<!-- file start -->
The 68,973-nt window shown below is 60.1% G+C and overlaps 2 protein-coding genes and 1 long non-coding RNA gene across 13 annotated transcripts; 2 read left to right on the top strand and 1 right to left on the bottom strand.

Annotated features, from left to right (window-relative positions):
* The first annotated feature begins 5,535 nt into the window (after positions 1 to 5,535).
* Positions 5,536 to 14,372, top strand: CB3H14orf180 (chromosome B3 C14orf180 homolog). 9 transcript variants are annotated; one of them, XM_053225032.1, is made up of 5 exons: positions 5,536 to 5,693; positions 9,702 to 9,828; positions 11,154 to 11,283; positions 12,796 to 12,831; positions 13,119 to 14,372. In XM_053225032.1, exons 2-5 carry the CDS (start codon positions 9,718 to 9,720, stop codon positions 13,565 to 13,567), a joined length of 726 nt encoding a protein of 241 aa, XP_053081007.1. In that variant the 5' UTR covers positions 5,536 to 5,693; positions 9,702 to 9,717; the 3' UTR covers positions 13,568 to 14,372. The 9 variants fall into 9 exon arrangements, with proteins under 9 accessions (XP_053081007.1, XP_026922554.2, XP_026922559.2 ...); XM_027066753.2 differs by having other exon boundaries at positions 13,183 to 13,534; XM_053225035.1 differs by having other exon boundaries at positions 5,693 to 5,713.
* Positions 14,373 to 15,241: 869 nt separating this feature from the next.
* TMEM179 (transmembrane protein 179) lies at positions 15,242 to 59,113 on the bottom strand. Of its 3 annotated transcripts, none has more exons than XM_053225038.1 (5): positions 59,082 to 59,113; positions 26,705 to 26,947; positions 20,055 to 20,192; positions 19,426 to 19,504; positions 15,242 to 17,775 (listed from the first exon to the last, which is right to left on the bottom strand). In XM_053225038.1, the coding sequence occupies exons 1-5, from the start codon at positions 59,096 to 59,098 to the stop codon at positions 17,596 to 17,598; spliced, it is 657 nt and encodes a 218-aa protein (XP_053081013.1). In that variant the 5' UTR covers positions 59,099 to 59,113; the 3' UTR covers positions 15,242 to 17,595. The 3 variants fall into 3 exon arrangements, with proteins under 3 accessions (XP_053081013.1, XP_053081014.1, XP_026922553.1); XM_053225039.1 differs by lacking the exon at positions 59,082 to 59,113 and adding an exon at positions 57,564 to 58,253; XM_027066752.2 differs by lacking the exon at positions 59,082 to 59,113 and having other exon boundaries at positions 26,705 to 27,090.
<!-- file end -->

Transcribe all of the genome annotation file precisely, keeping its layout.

The 68,973-nt window shown below is 60.1% G+C and overlaps 2 protein-coding genes and 1 long non-coding RNA gene across 13 annotated transcripts; 2 read left to right on the top strand and 1 right to left on the bottom strand.

Annotated features, from left to right (window-relative positions):
* The first annotated feature begins 5,535 nt into the window (after positions 1 to 5,535).
* Positions 5,536 to 14,372, top strand: CB3H14orf180 (chromosome B3 C14orf180 homolog). 9 transcript variants are annotated; one of them, XM_053225032.1, is made up of 5 exons: positions 5,536 to 5,693; positions 9,702 to 9,828; positions 11,154 to 11,283; positions 12,796 to 12,831; positions 13,119 to 14,372. In XM_053225032.1, exons 2-5 carry the CDS (start codon positions 9,718 to 9,720, stop codon positions 13,565 to 13,567), a joined length of 726 nt encoding a protein of 241 aa, XP_053081007.1. In that variant the 5' UTR covers positions 5,536 to 5,693; positions 9,702 to 9,717; the 3' UTR covers positions 13,568 to 14,372. The 9 variants fall into 9 exon arrangements, with proteins under 9 accessions (XP_053081007.1, XP_026922554.2, XP_026922559.2 ...); XM_027066753.2 differs by having other exon boundaries at positions 13,183 to 13,534; XM_053225035.1 differs by having other exon boundaries at positions 5,693 to 5,713.
* Positions 14,373 to 15,241: 869 nt separating this feature from the next.
* TMEM179 (transmembrane protein 179) lies at positions 15,242 to 59,113 on the bottom strand. Of its 3 annotated transcripts, none has more exons than XM_053225038.1 (5): positions 59,082 to 59,113; positions 26,705 to 26,947; positions 20,055 to 20,192; positions 19,426 to 19,504; positions 15,242 to 17,775 (listed from the first exon to the last, which is right to left on the bottom strand). In XM_053225038.1, the coding sequence occupies exons 1-5, from the start codon at positions 59,096 to 59,098 to the stop codon at positions 17,596 to 17,598; spliced, it is 657 nt and encodes a 218-aa protein (XP_053081013.1). In that variant the 5' UTR covers positions 59,099 to 59,113; the 3' UTR covers positions 15,242 to 17,595. The 3 variants fall into 3 exon arrangements, with proteins under 3 accessions (XP_053081013.1, XP_053081014.1, XP_026922553.1); XM_053225039.1 differs by lacking the exon at positions 59,082 to 59,113 and adding an exon at positions 57,564 to 58,253; XM_027066752.2 differs by lacking the exon at positions 59,082 to 59,113 and having other exon boundaries at positions 26,705 to 27,090.